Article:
What We Do in the Shadows, 2014.
Directed by Jemaine Clement & Taika Waititi.
Starring Jemaine Clement, Taika Waititi, Jonathan Brugh, Cori Gonzalez-Macuer, Stuart Rutherford, Jackie van Beek, Ben Fransham.
A documentary film crew follow the lives of four vampires as they go about adapting to boring 21st century life.
The vampire renaissance that occured during the last decade did manage to bring about a few gems to the genre – 30 Days of Night, Daybreakers and Fright Night all did their bit to show the well hadn’t run dry just yet – along wth the bollock-achingly dire but commercially successful Twilight and Underworld franchises, but you know that a genre has done all it is really going to do once the spoofs start appearing. There have been vampire comedies before of course, but how relevant or appealing Vampire in Brooklyn or Dracula: Dead and Loving It are to a 21st century audience looking for irony and clever references is debatable – they weren’t really relevant or appealing when they first came out!
So for audiences used to the current crop of bloodsucking freaks we now have What We Do in the Shadows, which eschews Leslie Nielsen-style slapstick humour and takes on the guise of a documentary, surely the modern equivalent of the ‘… in Space’ angle that used to happen when there were no more ideas left for filmmakers to apply to their creations. Fortunately, What We Do in the Shadows absolutely nails the gallows humour and geeky love of the subject matter that make these mockumentary films work (or not, as is most often the case) and the end result is nothing short of hilarious, which is something of a novelty in itself as far as modern comedies go.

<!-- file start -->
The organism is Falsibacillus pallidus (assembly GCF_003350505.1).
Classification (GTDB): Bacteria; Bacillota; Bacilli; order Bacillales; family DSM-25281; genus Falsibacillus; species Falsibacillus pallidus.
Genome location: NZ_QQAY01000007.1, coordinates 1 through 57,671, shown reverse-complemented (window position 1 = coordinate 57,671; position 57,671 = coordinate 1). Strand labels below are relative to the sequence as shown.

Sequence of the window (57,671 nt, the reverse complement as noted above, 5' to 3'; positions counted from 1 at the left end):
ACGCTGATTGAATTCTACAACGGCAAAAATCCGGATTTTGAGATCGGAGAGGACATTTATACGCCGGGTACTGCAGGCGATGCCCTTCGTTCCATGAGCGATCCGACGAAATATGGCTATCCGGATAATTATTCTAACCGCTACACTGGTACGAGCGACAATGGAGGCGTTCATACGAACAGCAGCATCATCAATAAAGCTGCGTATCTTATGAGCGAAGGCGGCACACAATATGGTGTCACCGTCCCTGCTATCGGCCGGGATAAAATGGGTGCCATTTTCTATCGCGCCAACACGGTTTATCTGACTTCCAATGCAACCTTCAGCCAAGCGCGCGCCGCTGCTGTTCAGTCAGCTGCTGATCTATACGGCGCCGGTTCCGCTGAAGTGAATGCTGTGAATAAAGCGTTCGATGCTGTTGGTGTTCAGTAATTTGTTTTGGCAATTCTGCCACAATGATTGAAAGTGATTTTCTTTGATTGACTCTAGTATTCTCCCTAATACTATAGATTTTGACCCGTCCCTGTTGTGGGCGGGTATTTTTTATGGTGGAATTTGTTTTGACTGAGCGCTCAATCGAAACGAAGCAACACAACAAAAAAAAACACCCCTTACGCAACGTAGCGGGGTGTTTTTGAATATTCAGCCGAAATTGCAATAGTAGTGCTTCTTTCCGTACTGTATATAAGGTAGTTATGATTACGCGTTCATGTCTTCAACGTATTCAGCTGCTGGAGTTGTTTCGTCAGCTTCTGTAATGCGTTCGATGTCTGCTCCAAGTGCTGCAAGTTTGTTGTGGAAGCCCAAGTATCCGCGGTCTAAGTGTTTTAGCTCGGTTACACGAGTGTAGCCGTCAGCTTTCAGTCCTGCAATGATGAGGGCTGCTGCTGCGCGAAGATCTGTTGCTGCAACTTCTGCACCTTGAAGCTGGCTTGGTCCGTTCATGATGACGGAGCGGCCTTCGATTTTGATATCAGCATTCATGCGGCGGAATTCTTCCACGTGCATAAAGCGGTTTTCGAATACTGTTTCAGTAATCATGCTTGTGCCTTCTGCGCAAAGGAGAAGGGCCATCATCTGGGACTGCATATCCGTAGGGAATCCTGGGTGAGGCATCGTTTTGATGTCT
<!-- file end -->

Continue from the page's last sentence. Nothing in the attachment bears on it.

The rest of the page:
With not much of a plot to talk about, the film is literally a documentary crew following the everyday (or night) activities of a group of vampires that share a flat, although most of these activities are the mundane things that we all have to do, such as hoovering, sweeping up, etc. The fact that there is no proper story plays in the film’s favour as we learn about the four vampires – Vladislav the Poker (Jemaine Clement), Deacon (Jonathan Brugh), Viago (Taika Waititi) – whose aim at the jugular vein is always a little off – and the 8000 year-old Petyr (Ben Fransham), who resembles Max Schrek’s Count Orlok from Nosferatu – just by what they do, say and how they interact with each other, and actions like deciding what to wear before they go out (they can’t see themselves in the mirrors – geddit?) take on new levels of humour as they wryly look at the camera in a way not seen this convincingly since the heyday of The Office. They even riff on the noodles/worms scene from The Lost Boys as they try to lure some prey to one of their dinner parties, but naturally it’s not as dark or successful as in that film.
After one of these dinner parties they feed on one hapless victim and a while after he turns back up at their flat a fully fledged vampire. However, Nick (Cori Gonzalez-Macuer) is obviously a lot younger than his fellow bloodsuckers and doesn’t share their sense of discretion, and it isn’t long before he is telling all and sundry about his vampiric powers. This thread does add a bit of plot to the film and introduces some werewolves to the equation – which leads to a hilarious encounter involving stick throwing and crotch-sniffing – but the joy is still watching the four main leads interacting with each other and their constant looks to the camera and attempts to fit in to modern life.
Clocking in at 82 minutes the film checks out before the jokes begin to get a little thin and if your knowledge of vampire movies and folklore doesn’t go beyond Twilight you won’t get the full benefit out of the film, but like all good parodies, if you know what is being spoofed and you’re not precious over your beloved vampires then What We Do in the Shadows is the most accurate parody since Black Dynamite and one of the most brilliant vampire movies of the last two decades. The trouble now is where does the vampire go next?
Flickering Myth Rating – Film: ★ ★ ★ ★ / Movie: ★ ★ ★ ★ ★